Japanese intellectuals stand up to Abe’s revisions

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Japanese intellectuals stand up to Abe’s revisions

TOKYO - A group of Japanese academics and former bureaucrats will band together to oppose the Shinzo Abe administration’s skewed view of history and defend the 1995 Murayama Statement, which apologized for Japan’s past misdeeds.

Some 16 intellectuals including Takao Kamakura, economics professor emeritus at Saitama University, held a press conference at the Diet yesterday and announced they will launch an association to “perpetuate and improve upon the Murayama Statement.”

The group expressed concern yesterday about what Abe and his government might do next to distort history.

The “Abe administration is at a point where it can’t be stopped, starting with movements to modify the Murayama Statement in 1995, which clearly stated Japan’s responsibility for its war of aggression,” the group said.

“In this sort of critical situation that the country’s fate depends upon, the association was launched to re-examine the significance of the Murayama Statement and convey this spirit to future generations.”

Since his inauguration last December, Abe has ired Japan’s neighbors with such right-wing plans as amending the pacifist Japanese Constitution and disavowing the Murayama Statement.

The Murayama Statement, an apology made by then-Prime Minister Tomiichi Murayama on Aug. 15, 1995, the 50th anniversary of the end of World War II, was considered Japan’s official position regardless of which political party was in power.

The statement reads: “During a certain period in the not-too-distant past, Japan, following a mistaken national policy, advanced along the road to war, only to ensnare the Japanese people in a fateful crisis, and its colonial rule and aggression caused tremendous damage and suffering to the people of many countries, particularly to those of Asian nations.”

In April, Abe said, “I want to say that the term ‘aggression’ was not defined internationally or academically. In a relationship between two countries, it depends on which one defines it.” He then suggested a revision to the Murayama Statement.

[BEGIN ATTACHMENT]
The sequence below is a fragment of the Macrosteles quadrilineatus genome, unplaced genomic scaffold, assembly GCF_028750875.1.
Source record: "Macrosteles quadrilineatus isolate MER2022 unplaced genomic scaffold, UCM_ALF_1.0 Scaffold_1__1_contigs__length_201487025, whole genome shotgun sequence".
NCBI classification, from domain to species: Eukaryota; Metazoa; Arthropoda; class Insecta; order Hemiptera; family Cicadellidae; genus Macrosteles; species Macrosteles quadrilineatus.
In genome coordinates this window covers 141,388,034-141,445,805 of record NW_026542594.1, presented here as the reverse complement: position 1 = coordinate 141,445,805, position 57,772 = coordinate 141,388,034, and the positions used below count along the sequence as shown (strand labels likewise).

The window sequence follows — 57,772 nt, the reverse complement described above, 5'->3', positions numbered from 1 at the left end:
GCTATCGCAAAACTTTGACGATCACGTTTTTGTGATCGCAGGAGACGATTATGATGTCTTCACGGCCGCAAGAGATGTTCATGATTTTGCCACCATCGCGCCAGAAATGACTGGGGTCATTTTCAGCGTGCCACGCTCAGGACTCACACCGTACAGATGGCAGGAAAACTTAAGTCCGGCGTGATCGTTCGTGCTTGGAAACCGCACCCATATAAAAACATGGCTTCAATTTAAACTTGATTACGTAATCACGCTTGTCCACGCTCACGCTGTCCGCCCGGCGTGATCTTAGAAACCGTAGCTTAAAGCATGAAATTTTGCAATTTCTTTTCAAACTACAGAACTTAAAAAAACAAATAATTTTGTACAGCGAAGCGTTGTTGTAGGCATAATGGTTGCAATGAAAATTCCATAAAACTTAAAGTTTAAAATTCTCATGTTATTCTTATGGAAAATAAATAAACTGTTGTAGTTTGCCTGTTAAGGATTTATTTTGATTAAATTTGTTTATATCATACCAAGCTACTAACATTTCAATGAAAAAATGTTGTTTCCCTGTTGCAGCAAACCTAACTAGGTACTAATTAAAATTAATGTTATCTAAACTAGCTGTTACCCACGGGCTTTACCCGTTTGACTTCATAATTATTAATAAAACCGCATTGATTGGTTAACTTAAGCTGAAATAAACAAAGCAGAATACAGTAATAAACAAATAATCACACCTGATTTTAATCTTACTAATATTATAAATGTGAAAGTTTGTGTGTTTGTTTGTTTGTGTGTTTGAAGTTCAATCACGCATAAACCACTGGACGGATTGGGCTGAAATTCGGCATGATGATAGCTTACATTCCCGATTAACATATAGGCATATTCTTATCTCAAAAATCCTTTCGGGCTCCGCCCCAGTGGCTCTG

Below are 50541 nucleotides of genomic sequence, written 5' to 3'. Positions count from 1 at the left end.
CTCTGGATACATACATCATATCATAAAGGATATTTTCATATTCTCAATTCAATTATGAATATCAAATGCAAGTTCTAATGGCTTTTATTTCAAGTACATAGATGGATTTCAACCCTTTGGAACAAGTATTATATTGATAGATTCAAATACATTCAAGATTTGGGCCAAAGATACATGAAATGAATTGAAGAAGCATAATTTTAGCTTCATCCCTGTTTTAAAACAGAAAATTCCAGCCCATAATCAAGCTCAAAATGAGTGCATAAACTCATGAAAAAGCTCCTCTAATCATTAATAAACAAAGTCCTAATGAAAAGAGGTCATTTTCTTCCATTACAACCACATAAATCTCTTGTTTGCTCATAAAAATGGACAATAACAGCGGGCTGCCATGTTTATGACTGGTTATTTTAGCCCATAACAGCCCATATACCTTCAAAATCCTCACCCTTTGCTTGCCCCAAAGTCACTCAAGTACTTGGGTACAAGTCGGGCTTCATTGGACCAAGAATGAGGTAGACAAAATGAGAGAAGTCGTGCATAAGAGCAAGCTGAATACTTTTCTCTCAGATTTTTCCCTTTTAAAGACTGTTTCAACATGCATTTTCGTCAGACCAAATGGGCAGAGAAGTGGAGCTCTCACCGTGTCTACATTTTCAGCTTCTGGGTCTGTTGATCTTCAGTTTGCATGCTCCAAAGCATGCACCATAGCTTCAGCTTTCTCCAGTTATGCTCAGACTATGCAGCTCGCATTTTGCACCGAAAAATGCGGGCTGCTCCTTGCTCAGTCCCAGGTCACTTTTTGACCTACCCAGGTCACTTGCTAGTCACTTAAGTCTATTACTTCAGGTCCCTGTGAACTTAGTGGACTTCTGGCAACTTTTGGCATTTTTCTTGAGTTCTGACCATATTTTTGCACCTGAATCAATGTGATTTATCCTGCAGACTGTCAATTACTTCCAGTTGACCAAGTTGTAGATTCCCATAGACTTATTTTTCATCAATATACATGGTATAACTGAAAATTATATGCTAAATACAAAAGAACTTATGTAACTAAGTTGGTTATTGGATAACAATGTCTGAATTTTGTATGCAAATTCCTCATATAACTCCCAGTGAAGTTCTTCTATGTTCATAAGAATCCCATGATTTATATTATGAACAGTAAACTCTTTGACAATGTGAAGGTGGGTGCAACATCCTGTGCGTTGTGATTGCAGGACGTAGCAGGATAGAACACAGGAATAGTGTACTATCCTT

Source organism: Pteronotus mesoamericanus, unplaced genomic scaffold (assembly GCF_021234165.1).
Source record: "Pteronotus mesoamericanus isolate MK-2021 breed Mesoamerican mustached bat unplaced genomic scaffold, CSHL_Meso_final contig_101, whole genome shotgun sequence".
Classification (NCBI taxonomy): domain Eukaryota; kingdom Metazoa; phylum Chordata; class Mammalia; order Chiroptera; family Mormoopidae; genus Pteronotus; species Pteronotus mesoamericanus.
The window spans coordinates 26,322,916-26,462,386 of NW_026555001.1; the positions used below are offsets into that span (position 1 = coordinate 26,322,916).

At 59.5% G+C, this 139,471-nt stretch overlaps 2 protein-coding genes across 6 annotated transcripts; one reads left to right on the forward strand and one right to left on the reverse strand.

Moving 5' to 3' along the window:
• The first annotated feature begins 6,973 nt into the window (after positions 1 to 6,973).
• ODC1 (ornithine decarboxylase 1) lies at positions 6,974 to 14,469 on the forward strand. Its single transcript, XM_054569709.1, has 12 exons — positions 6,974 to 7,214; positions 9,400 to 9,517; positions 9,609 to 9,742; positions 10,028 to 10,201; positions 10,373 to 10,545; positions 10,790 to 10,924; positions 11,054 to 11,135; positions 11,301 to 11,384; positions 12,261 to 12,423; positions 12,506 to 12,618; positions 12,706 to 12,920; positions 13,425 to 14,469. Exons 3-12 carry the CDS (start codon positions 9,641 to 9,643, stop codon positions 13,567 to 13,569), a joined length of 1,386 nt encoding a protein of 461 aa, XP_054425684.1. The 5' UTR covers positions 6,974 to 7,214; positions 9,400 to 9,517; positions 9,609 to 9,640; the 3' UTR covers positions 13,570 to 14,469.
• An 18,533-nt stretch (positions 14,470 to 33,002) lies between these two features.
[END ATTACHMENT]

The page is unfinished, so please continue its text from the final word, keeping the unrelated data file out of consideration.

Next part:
After Abe was elected last December, he also proposed a review of the 1993 statement by Chief Cabinet Secretary Yohei Kono apologizing for the damage caused by the Japanese government recruiting Asian women to serve as sex slaves for its military.

He promised a very different kind of statement for the 70th anniversary of the end of World War II in 2015.

Within Japan, there have been civilian organizations that sympathize with the country’s neighbors on the sex slaves and history textbooks issues that do not acknowledge Japan’s past military aggressions. This is the first time an association has been formed to support the Murayama Statement.

The group also includes Hiroshi Tanaka, sociology professor emeritus at Hitotsubashi University, Naoto Amaki, a former ambassador to Lebanon and Tadatomo Yoshida, chair of the Social Democratic Party, which Murayama is a member of.

They said they intend to block an overturning or revision of the Murayama Statement by the Abe government. They pointed out that the Abe administration has flip-flopped on its position on the Murayama Statement. In May, Abe said that his administration “upholds the [Murayama] statement as a whole,” then later questioned the definition of “aggression.”

Yoshida said yesterday the problem “fundamentally lies with a flaw in [Prime Minister Abe’s] historical perception.”

He added that unless Abe makes it clear he will support the Murayama Statement, any summits with the leaders of Korea or China will be impossible.

Deputy Chief Cabinet Secretary Seko Hiroshige blamed Korea for the fact that there has been no summit between the countries’ leaders in the last year. He blamed Korea’s “internal situation” in an interview on television Sunday.

BY KIM HYUN-KI, SARAH KIM [sarahkim@joongang.co.kr]

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